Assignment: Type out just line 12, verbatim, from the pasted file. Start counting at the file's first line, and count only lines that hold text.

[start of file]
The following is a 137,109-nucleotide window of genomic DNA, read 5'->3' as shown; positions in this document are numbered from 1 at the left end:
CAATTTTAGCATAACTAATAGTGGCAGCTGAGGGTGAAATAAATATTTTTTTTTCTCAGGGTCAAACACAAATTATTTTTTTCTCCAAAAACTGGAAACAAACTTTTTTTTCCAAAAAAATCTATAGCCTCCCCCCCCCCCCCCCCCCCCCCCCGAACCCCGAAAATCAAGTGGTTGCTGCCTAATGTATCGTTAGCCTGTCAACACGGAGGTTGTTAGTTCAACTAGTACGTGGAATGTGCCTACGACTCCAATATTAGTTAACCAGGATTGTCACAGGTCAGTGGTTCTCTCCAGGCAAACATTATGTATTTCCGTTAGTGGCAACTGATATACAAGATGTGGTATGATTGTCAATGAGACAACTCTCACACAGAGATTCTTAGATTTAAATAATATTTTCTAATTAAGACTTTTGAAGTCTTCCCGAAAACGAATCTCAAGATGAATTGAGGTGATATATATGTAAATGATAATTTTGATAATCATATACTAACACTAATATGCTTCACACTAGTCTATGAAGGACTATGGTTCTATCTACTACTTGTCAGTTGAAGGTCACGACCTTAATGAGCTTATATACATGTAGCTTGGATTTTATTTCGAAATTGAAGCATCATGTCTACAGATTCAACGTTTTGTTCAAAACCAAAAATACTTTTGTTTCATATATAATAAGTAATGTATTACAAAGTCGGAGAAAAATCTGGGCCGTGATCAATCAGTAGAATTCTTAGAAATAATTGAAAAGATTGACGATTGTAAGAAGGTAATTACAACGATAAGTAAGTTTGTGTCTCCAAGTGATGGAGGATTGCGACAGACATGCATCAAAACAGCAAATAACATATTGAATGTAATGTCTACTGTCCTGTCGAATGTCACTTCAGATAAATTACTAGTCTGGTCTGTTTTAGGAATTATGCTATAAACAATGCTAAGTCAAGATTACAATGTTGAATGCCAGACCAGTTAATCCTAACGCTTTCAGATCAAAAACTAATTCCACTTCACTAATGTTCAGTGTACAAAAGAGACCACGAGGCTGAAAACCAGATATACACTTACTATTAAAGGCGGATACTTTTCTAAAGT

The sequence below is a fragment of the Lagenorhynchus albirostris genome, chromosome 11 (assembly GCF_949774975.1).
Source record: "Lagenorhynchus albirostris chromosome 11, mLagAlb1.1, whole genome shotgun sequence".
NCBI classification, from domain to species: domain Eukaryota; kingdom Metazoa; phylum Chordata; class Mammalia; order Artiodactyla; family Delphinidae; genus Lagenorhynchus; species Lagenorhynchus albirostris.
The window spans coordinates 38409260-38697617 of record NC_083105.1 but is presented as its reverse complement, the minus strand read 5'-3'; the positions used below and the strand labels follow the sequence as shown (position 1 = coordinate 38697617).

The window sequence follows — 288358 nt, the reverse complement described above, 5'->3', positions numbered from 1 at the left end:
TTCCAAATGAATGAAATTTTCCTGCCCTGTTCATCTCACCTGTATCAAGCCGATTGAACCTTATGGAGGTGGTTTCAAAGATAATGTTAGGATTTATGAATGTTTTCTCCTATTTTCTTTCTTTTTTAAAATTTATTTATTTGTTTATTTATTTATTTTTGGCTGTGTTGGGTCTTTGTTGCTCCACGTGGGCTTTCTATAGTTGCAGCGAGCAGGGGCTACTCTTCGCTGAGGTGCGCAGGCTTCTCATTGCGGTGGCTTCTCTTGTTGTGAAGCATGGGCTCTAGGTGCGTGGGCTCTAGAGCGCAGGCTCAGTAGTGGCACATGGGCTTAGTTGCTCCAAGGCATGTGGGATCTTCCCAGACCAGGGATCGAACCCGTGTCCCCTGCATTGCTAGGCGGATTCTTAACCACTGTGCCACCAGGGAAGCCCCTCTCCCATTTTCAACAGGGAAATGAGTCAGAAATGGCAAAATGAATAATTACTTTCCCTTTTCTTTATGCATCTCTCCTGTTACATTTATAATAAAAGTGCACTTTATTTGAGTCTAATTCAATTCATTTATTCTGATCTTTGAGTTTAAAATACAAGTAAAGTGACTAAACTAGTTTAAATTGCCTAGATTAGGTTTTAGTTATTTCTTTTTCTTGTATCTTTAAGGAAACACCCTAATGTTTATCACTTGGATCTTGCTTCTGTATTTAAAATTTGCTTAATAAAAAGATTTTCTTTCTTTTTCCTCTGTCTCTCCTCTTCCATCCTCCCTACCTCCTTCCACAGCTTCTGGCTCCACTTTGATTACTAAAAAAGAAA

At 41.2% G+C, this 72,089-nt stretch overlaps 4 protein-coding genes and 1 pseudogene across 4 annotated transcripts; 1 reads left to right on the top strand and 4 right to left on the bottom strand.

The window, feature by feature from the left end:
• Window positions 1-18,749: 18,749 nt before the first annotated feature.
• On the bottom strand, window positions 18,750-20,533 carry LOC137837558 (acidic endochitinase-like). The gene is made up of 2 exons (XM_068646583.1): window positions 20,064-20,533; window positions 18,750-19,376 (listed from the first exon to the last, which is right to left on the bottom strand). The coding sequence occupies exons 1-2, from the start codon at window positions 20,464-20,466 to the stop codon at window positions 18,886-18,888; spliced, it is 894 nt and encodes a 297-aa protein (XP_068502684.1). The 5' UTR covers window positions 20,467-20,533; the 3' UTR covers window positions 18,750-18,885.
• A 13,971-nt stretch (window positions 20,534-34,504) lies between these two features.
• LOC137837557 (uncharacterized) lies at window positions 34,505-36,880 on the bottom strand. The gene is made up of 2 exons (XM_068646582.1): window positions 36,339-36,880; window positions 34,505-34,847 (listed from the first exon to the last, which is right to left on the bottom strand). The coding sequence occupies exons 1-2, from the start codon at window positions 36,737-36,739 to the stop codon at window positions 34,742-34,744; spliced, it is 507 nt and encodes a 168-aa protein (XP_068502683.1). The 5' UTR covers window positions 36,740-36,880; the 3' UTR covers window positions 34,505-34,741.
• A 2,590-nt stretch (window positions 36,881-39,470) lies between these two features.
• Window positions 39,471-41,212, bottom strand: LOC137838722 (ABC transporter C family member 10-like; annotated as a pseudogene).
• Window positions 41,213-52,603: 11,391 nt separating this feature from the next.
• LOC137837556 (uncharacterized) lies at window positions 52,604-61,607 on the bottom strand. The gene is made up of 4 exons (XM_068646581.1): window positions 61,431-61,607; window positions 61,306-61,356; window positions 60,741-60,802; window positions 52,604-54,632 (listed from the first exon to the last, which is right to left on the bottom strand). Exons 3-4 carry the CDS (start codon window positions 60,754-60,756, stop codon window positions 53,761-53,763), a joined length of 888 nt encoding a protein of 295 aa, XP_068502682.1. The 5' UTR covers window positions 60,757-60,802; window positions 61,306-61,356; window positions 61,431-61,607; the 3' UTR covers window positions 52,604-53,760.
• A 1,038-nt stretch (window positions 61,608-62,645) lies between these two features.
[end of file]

• On the bottom strand, window positions 18,750-20,533 carry LOC137837558 (acidic endochitinase-like). The gene is made up of 2 exons (XM_068646583.1): window positions 20,064-20,533; window positions 18,750-19,376 (listed from the first exon to the last, which is right to left on the bottom strand). The coding sequence occupies exons 1-2, from the start codon at window positions 20,464-20,466 to the stop codon at window positions 18,886-18,888; spliced, it is 894 nt and encodes a 297-aa protein (XP_068502684.1). The 5' UTR covers window positions 20,467-20,533; the 3' UTR covers window positions 18,750-18,885.